Need a little help while you're on the mend?
Tuesday 29th April
There's a handy device to assist you each step of the way, says Caroline Molloy.
When you’ve been in the wars – whether through illness, an operation, or an accident – the time you spend recovering is vital to your long-term physical and mental health.
It takes a while for the body to heal and this can be a frustrating, even worrying period. At times like these, a few carefully chosen gadgets, or “daily living aids”, can make all the difference.
“Not being able to do the things you used to do affects your confidence,” says Caroline Molloy, who in her role as an occupational therapist (OT) tries to make the rehabilitation period as stress-free as possible. “Finding the right living aids for your situation should help you regain that confidence.”
Caroline is the consultant occupational therapist at Healthcare.co.uk and, with 28 years of experience as an OT, she is the ideal guide to how these everyday living aids can help.
“When you’ve had an operation and things aren’t quite right, the uncertainty, anxiety and fear of not being able to manage is quite disempowering,” she explains.
“One of my recent patients, a 68-year-old man, fractured his ankle when he slipped down his stairs one evening. He was treated in hospital and, after being discharged, he couldn’t put his weight on that ankle, which meant that he had to sleep downstairs for a while.”
With time and, just as importantly, a course of physiotherapy sessions, this patient was able to put weight on his ankle again, but he still needed some additional help.
“He’d lost his confidence on the stairs, so he had an extra banister rail fitted so he had something else to hold on to,” says Caroline. “Because his ankle was still quite weak he found getting up from a sitting position rather hard. We put in a raised toilet seat and suggested a riser recliner chair to make things much easier. This helped him be completely independent.”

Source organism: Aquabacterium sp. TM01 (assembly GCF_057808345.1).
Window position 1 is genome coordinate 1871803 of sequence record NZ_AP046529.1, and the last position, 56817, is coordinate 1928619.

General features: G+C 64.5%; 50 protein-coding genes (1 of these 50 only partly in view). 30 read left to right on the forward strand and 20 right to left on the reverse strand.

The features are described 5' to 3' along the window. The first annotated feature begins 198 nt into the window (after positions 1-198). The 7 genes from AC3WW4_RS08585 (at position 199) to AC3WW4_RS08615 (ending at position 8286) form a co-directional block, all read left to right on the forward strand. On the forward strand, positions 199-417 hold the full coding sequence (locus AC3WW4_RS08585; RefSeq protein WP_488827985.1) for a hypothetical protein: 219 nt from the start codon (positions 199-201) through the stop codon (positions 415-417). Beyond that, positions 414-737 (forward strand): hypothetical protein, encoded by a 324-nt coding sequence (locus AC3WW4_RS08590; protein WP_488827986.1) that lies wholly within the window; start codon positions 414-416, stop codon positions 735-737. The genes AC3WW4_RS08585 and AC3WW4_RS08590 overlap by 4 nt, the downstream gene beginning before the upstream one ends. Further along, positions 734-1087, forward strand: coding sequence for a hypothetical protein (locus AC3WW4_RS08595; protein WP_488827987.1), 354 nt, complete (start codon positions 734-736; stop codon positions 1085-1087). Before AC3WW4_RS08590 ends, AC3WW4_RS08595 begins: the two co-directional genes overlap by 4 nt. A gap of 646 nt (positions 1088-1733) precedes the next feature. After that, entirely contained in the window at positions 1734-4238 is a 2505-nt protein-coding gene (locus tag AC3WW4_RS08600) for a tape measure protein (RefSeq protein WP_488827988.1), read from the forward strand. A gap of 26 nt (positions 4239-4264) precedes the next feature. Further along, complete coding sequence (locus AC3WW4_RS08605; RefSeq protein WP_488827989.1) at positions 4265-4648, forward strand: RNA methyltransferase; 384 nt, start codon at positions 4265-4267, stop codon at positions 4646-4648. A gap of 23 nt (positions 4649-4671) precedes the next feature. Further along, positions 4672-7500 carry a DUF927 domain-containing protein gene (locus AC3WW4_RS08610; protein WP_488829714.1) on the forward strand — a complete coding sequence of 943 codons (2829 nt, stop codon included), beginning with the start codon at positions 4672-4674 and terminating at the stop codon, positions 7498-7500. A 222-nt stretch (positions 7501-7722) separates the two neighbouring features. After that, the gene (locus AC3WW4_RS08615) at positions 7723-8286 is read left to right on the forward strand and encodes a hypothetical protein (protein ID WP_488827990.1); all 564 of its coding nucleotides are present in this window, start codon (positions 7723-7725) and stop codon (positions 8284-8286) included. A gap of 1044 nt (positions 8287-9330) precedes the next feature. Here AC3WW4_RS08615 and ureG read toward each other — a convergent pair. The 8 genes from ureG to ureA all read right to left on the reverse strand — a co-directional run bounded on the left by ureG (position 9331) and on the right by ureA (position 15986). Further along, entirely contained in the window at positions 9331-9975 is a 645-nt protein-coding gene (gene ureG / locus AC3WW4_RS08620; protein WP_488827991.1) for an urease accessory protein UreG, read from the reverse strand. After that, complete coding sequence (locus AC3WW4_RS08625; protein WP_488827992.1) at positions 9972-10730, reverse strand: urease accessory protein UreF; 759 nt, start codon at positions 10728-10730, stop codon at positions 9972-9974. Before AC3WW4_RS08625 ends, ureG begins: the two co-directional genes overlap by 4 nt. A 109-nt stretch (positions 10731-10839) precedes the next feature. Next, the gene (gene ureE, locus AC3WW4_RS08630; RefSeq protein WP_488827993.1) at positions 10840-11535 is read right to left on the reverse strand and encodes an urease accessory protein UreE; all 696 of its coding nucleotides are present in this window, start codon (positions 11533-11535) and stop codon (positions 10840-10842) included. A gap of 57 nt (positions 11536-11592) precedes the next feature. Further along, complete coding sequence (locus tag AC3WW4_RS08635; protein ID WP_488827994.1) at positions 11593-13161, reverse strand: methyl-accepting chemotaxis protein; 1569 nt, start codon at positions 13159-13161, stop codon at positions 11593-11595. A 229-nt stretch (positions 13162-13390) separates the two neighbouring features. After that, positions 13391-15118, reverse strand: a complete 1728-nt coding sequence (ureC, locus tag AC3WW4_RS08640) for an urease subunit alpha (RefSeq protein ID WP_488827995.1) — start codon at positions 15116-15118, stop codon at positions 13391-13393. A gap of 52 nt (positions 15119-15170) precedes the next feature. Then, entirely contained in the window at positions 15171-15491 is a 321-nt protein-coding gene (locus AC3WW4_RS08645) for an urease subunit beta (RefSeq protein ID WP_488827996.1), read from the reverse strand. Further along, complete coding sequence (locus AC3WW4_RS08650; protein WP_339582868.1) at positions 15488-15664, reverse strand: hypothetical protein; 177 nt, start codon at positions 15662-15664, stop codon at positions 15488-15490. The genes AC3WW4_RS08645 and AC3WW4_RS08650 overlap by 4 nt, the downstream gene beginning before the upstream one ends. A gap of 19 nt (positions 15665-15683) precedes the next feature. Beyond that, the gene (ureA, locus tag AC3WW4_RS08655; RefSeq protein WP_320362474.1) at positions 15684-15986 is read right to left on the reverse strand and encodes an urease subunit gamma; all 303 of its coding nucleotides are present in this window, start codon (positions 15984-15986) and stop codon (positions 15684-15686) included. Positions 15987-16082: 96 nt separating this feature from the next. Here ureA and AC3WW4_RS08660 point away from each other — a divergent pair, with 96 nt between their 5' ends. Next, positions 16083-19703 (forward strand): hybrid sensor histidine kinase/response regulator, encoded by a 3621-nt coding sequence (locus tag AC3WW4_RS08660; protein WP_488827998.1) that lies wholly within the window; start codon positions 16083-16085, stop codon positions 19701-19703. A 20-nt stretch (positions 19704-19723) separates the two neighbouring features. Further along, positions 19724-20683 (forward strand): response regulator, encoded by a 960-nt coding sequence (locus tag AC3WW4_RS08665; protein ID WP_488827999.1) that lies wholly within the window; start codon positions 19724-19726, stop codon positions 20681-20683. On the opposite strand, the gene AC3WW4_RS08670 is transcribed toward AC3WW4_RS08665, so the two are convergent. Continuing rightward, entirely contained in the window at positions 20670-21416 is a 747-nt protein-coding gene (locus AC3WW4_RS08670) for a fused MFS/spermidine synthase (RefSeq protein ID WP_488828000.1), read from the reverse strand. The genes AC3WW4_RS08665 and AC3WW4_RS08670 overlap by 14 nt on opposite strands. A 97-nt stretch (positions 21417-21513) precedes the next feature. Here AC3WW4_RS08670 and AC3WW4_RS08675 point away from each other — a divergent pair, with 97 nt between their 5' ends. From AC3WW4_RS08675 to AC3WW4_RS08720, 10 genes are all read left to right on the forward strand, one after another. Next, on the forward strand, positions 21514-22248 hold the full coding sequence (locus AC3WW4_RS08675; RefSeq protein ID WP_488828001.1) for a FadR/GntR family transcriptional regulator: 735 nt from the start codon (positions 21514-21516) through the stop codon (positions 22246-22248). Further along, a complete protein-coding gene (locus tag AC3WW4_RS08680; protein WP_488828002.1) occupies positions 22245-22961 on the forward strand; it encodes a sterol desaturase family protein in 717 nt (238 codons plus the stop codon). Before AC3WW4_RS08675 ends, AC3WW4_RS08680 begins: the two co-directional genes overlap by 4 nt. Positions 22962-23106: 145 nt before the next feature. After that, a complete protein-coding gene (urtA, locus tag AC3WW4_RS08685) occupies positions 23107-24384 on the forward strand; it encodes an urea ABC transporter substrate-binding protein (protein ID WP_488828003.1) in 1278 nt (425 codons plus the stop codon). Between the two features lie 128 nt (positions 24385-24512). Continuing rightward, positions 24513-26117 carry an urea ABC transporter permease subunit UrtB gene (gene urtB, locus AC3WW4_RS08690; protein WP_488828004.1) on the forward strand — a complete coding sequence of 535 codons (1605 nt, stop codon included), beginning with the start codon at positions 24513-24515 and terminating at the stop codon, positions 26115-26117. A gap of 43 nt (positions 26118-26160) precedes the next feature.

Caroline was also able to provide practical assistance to a 72-year-old woman who’d had a minor stroke. The stroke had left her with weakness all down her left-hand side and she’d lost confidence in her ability to cope. “This lady started using a walking stick to give her more support, which really helped,” says Caroline. “She had actually rolled out of bed on a couple of occasions, which had really shaken her up, so I recommended an easy-fit bed rail for her. This made her more aware of how close to the edge of the bed she was and helped her get out of bed in the mornings.”
The kitchen was another problem area for this patient. “We looked at kitchen gadgets for her and found some items that really helped. I suggested an electric tin-opener, which did all the work for her, and a kettle tipper. You put this under your kettle and you can tip it just using a finger.
“Another useful aid was a cooking basket: this goes into a saucepan, then you just fill the pan with water and put your vegetables, potatoes etc. into it. Once they’re cooked, you lift the basket up and transfer the cooked food to your plate. You don’t have to lift a heavy pan full of hot water and you reduce your risk of burning yourself.”
The final aid Caroline recommended for this lady was a four-wheeled heavy-duty rollator. This looks like a walking frame but is designed for use outside, and has a small seat so you can stop and have a rest if you need to. “This meant a new-found freedom that let her visit her local shops, knowing that she didn’t have to walk all the way there and back without being able to sit down.”
The OT’s picks
Height-adjustable toilet frame with seat
“This is the aid I think is most useful,” says Caroline. “That’s because we use the toilet throughout the day, and at night, and having that extra height just makes using it that much easier. Having handles on either side gives you some extra support, too.”
“A very low-cost item that you can put almost anywhere, wherever you need something to steady yourself with.”
Folding easy-fit bed rail
“Getting out of bed can be challenging, especially if you’re feeling a bit stiff. This folding rail (or bed lever) provides extra support, allowing you to push off the bed more easily.”
“As we get older, getting in and out of the bath can become quite stressful. This lift helps to make it a more manageable affair.”
Electric recliner armchair
“The rise facility can give you that extra boost when you need to stand up. And the recline facility allows you to put your feet up, which is good for your circulation.”
Healthcare.co.uk has linked up with benenden wellbeing to provide benenden health members with an easy way of finding out about – and buying – their full range of independent living equipment and aids.
This article was first published in the Spring 2014 edition of benhealth (issue 26).